7 First Day of School Activities Students Love The first day of school will be here before you know it. Most teachers face the big day with enthusiasm, but they dread the inevitable challenge: what to do on the first day of school. Every teacher’s approach is different. How (and Why) to Create Interactive YouTube Videos Last week I had the opportunity to work with some awesome teachers in Hudson Valley, New York as well as Suffolk, Virginia. It's awesome to see teachers excited about professional development and leave with an eagerness to get back in the classroom to try something new! As we begin to understand the strengths and limitations of online and video instruction, it is important that teachers are equipped with the skills necessary to create their own high quality educational videos.
25 Fun Ways to use QR Codes for Teaching and Learning I’ve culled a bunch of ideas from different teachers who have shared their approaches to using this simple but powerful construct in the classroom. Once your students are equipped with a device that can read QR codes and they know how to scan them, you’re ready to use ideas like these in your classroom! If you’re not already familiar with it, scroll down to the bottom of the article to learn how to easily create QR codes, and find QR Code readers. Ideas, Ideas, and More Ideas! The article, Ways to use QR Codes in the Elementary Classroom and Using Google Docs to Create Them, by Jill Thompson, offers these uses: Library Book Add-On: Put QR codes on classroom library books, linking out to information about the author and or book.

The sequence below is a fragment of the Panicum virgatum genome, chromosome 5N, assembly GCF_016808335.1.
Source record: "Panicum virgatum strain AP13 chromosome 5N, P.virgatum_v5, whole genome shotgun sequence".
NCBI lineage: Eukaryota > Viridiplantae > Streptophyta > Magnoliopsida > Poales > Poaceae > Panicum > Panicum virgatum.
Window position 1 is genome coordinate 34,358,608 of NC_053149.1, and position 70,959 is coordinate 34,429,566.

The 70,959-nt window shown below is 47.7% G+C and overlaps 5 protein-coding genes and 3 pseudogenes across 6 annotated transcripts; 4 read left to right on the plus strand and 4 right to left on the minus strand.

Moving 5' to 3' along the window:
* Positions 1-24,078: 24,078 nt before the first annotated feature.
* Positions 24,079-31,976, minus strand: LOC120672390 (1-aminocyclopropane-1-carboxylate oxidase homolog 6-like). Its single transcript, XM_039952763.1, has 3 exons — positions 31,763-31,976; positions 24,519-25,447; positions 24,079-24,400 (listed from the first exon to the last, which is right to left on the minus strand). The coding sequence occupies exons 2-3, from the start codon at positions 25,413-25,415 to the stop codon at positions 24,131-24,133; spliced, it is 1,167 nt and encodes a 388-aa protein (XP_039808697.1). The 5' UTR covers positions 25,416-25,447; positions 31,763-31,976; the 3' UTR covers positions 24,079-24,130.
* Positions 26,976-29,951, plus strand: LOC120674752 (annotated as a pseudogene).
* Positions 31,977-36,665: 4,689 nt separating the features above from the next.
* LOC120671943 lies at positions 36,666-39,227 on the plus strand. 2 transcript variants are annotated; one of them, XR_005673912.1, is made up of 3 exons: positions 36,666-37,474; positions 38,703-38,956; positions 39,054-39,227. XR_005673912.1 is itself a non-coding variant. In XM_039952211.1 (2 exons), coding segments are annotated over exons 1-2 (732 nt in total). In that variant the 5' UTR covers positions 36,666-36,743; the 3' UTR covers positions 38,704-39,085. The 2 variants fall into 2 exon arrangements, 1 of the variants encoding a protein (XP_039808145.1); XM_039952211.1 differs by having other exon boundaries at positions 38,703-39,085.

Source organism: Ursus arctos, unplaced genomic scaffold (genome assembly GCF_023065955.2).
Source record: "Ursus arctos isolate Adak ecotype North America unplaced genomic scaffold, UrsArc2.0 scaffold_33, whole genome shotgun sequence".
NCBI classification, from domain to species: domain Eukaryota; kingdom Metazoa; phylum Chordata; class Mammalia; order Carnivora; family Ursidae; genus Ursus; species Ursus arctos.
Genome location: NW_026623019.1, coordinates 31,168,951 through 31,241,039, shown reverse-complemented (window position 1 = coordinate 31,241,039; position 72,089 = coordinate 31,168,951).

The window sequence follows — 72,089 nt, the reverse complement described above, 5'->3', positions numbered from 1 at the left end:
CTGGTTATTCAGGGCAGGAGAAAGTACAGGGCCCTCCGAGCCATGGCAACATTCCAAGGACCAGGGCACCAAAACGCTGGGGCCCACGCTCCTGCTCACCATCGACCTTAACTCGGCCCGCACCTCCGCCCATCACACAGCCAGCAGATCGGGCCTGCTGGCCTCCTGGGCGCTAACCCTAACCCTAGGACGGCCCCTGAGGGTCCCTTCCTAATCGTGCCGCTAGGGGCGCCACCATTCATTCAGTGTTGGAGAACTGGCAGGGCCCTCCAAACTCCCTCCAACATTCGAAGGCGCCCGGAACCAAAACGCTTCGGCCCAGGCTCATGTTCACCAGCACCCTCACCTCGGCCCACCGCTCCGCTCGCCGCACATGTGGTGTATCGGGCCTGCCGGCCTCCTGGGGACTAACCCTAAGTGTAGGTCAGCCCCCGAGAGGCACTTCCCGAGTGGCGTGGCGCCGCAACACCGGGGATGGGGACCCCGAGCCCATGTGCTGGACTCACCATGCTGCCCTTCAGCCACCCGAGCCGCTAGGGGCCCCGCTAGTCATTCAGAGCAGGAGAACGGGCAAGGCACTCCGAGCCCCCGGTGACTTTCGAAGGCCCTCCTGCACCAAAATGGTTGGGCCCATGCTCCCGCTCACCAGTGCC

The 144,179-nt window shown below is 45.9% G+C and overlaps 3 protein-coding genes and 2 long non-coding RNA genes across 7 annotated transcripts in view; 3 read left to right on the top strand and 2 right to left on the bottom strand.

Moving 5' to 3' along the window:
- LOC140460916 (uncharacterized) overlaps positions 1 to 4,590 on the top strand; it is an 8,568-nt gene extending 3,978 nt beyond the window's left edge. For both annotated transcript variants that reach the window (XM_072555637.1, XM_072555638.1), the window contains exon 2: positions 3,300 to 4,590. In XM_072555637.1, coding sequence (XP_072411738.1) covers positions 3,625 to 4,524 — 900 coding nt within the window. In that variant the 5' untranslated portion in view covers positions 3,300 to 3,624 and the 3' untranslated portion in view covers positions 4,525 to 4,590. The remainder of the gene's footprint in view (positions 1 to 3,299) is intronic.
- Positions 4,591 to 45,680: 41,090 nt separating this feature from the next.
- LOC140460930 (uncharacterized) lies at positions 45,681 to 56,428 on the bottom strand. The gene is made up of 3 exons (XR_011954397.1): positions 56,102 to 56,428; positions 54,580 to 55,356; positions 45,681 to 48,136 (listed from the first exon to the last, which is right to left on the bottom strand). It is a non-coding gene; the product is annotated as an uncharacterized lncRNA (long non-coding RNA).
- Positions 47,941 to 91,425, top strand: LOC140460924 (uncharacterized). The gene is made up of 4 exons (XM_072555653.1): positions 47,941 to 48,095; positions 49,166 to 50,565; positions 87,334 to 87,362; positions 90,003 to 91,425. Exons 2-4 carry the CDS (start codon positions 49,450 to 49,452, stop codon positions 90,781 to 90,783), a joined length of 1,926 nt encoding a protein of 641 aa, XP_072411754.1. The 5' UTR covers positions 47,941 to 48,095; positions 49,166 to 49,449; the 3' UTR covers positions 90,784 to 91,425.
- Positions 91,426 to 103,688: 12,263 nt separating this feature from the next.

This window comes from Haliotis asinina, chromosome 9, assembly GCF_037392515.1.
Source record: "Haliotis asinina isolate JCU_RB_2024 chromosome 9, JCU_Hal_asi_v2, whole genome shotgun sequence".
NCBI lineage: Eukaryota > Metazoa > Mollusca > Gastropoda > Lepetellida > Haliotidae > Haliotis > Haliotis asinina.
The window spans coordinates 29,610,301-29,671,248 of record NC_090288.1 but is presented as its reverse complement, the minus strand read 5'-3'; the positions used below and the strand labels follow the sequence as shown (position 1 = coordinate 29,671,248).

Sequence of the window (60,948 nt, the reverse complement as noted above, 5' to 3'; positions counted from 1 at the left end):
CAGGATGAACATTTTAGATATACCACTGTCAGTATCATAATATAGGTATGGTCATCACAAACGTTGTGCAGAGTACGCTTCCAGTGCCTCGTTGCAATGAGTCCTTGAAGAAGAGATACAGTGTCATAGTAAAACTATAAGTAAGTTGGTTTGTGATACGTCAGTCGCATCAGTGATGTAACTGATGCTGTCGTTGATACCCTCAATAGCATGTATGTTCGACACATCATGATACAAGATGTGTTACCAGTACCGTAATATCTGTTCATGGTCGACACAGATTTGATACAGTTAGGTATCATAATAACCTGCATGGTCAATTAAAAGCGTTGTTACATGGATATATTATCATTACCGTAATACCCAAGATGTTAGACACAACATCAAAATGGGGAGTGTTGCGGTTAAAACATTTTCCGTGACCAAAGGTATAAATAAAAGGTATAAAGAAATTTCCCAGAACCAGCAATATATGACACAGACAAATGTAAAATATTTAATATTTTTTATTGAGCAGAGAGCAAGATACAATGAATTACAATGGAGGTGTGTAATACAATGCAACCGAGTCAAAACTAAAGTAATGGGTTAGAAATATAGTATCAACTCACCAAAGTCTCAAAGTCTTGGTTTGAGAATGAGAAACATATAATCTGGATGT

How Students Can Transform The Odyssey into an Alternate Reality Epic (Flickr/Nick Thompson) By Paul Darvasi How would Homer have told the story of The Odyssey as a game? What would participatory learning look like in ancient times? Learning about the lessons raised in classics like The Odyssey is getting a fresh perspective thanks to several educators who have started experimenting with how alternate reality games (ARGs) can be used as an immersive learning system that combines rich narrative, digital technology, and real-world game play. John Fallon, a Fairfield Country Day School teacher and game enthusiast, brings game-based learning to The Odyssey with a game he designed called Dolus: Finding the Journal of Odysseus. All of Shmoop Over 100,000 Courses, Test Prep Resources, and Learning Guides, armed with gallons of academic WD-40 to make learning easy and fun. Use our free resources or become a Shmoopscriber to get access to all of our premium products. SAT is a registered trademark of the College Board, which was not involved in the production of, and does not endorse, this product. ACT is a federally registered trademark of ACT, Inc.